When your favorite song comes on the radio, do you find yourself turning up the volume? Lots of people do that. There’s something intuitive about pumping up the jam. And it’s something you can really enjoy. But, here’s the situation: it can also cause some significant harm.
In the past we weren’t familiar with the relationship between music and hearing loss. Volume is the biggest problem(this is in regards to how many times per day you listen and how extreme the volume is). And many musicians are rethinking how they approach dealing with the volume of their music.
Hearing Loss And Musicians
It’s a fairly famous irony that, later in life, classical composer Ludwig van Beethoven was hard of hearing. He couldn’t hear any of the music he created (except in his head). There’s even one story about how the composer was conducting one of his symphonies and needed to be turned around at the end of the performance because he was unable to hear the thundering applause of the crowd.
Beethoven might be the first and most well-known example of the deaf musician, but he definitely isn’t the last. In more recent times many musicians who are widely recognized for playing at extremely loud volumes are coming forth with their stories of hearing loss.
From Eric Clapton to Neil Diamond to will.i.am, the stories all seem remarkably similar. Being a musician means spending just about every day sandwiched between blaring speakers and deafening crowds. Noticeable damage including tinnitus and hearing loss will ultimately be the result.
Even if You Aren’t a Musician This Could Still be a Problem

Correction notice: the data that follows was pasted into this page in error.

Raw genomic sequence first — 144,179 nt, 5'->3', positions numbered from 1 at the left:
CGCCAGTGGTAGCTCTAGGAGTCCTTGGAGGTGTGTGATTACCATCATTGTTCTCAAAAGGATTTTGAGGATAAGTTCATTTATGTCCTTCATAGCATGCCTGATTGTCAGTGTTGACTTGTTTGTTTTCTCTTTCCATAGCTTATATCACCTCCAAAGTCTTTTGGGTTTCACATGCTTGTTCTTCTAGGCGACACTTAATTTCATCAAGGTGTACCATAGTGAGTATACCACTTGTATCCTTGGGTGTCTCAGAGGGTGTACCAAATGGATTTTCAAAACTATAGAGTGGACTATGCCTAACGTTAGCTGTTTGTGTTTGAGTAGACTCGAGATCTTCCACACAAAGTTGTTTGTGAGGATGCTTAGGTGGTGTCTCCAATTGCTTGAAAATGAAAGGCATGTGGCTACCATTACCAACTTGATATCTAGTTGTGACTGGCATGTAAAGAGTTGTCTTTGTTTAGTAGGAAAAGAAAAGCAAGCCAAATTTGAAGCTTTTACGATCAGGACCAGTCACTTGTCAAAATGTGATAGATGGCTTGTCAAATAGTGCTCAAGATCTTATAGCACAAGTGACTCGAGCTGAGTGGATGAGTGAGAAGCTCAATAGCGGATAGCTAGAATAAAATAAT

As a non-rock star (at least when it comes to the profession, everybody knows you’re a rock star in terms of personality), you may have a difficult time relating this to your own concerns. You don’t have millions of adoring fans screaming for you (usually). And you don’t have massive amplifiers behind you every day.
But your favorite playlist and a pair of earbuds are things you do have. And that’s the concern. Thanks to the contemporary capabilities of earbuds, pretty much everyone can enjoy life like a musician, inundated by sound and music that are way too loud.
This one little thing can now become a substantial problem.
So How Can You Protect Your Ears While Listening to Music?
So, the first step is that we admit there’s an issue (that’s usually the first step, but it’s particularly true in this case). People are putting their hearing in peril and have to be made aware of it (especially more impressionable, younger people). But you also should take some other steps too:
- Manage your volume: Many modern smartphones will let you know when you’re exceeding safe limits on volume. You should adhere to these safety measures if you care about your long-term hearing.
- Get a volume-checking app: You are probably not aware of the actual volume of a live concert. It can be helpful to download one of a few free apps that will provide you with a volume measurement of the space you’re in. This can help you keep track of what’s dangerous and isn’t.
- Wear earplugs: Wear earplugs when you attend a concert or any other live music event. Your experience won’t be lessened by using ear protection. But they will safeguard your ears from the most severe of the damage. (Incidentally, wearing earplugs is what most of your favorite musicians are currently doing to safeguard their hearing, so even the cool kids are doing it).
It’s rather straight forward math: you will have more severe hearing loss later in life the more often you put your hearing at risk. Eric Clapton, for instance, has completely lost his hearing. He probably wishes he begun wearing earplugs a lot sooner.
Limiting exposure, then, is the best way to reduce damage. For musicians (and for people who happen to work at music venues), that can be difficult. Part of the solution is wearing ear protection.
But keeping the volume at reasonable levels is also a smart idea.